6. When you’re done, click OK in each of the three open dialog windows. The change will take effect immediately.
Now, you may be tempted to remove Allow permissions for a particular user (or even all users), rather than add the Deny entry shown here. The problem is that doing so wouldn’t prevent an application or Windows from taking ownership or adding the necessary permissions and breaking your lock. Furthermore, it would make it much more difficult to restore the old permissions should you need to remove the lock; using this procedure, all
you need to do is remove the Deny rule and you’re done. 


This works because Windows gives Deny rules priority over Allow rules, which means you can lock a key even if there’s another Allow rule that expressly gives a user permission to modify the item.

So, which keys do you lock, and which actions do you forbid? Here are some examples:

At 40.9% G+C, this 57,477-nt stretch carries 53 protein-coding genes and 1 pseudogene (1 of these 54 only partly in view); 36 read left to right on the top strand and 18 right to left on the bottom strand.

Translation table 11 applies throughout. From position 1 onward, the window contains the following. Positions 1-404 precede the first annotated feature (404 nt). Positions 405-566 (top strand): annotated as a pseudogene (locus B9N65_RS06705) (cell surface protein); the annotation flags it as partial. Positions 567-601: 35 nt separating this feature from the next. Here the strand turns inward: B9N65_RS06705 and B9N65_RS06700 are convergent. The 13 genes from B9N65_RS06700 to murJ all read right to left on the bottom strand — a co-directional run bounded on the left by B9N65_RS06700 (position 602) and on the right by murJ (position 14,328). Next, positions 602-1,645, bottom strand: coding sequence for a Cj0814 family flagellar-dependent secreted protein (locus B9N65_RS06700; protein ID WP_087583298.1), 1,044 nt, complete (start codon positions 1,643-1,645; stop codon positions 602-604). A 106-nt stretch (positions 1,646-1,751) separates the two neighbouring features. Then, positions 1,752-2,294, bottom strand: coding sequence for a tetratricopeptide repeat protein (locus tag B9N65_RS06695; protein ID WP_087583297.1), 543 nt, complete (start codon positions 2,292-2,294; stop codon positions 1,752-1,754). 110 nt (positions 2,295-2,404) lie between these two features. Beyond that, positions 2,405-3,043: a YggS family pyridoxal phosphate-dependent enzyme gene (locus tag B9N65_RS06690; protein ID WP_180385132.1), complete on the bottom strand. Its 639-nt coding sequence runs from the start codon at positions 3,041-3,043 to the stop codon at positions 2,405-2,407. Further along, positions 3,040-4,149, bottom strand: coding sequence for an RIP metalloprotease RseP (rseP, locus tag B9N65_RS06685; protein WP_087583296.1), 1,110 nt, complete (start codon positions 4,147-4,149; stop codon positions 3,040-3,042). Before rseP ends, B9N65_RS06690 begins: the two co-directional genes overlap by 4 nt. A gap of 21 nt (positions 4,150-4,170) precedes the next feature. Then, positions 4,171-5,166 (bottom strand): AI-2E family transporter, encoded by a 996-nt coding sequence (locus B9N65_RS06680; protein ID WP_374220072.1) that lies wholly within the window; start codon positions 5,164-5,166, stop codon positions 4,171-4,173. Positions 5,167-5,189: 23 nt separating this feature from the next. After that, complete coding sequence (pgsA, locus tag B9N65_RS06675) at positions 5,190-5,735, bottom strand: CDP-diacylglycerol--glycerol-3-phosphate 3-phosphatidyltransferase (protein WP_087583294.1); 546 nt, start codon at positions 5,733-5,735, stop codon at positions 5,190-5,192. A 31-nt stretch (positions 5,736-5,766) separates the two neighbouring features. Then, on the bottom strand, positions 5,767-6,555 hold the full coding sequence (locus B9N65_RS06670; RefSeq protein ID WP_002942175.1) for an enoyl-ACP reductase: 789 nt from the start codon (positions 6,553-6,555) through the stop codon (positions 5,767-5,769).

Make a read-only key. To lock a value yet still allow applications and Windows to read it, place a Deny checkbox next to Set Value, Delete, and Write Owner, as in the above figure.

Create a complete lock-out. To prevent all applications from reading, modifying, or deleting a value, place a Deny checkbox next to Full Control. Keep away ShellNew. To prevent applications from making new keys under the selected key, place a Deny checkbox next to Create Subkey. For instance, you can do this to file type keys to prevent applications from adding themselves to Windows Explorer’s New list. Enforce security policies. 

To prevent another user from modifying a security policy, Lock a Registry key to prevent applications or Windows from modifying it the corresponding key in the Registry. Then, instead of adding a Deny rule to the key as described above, remove any permissions that allow anyone other than an administrator to delete, modify, or add subkeys to the key. Make sure that there’s still at least one rule for the Administrators group (or at least your own administrator-level account) that affords Full Control.

Lock file types. The File Type Doctor utility has a feature that uses permissions to lock file types, thus preventing applications from “stealing” them.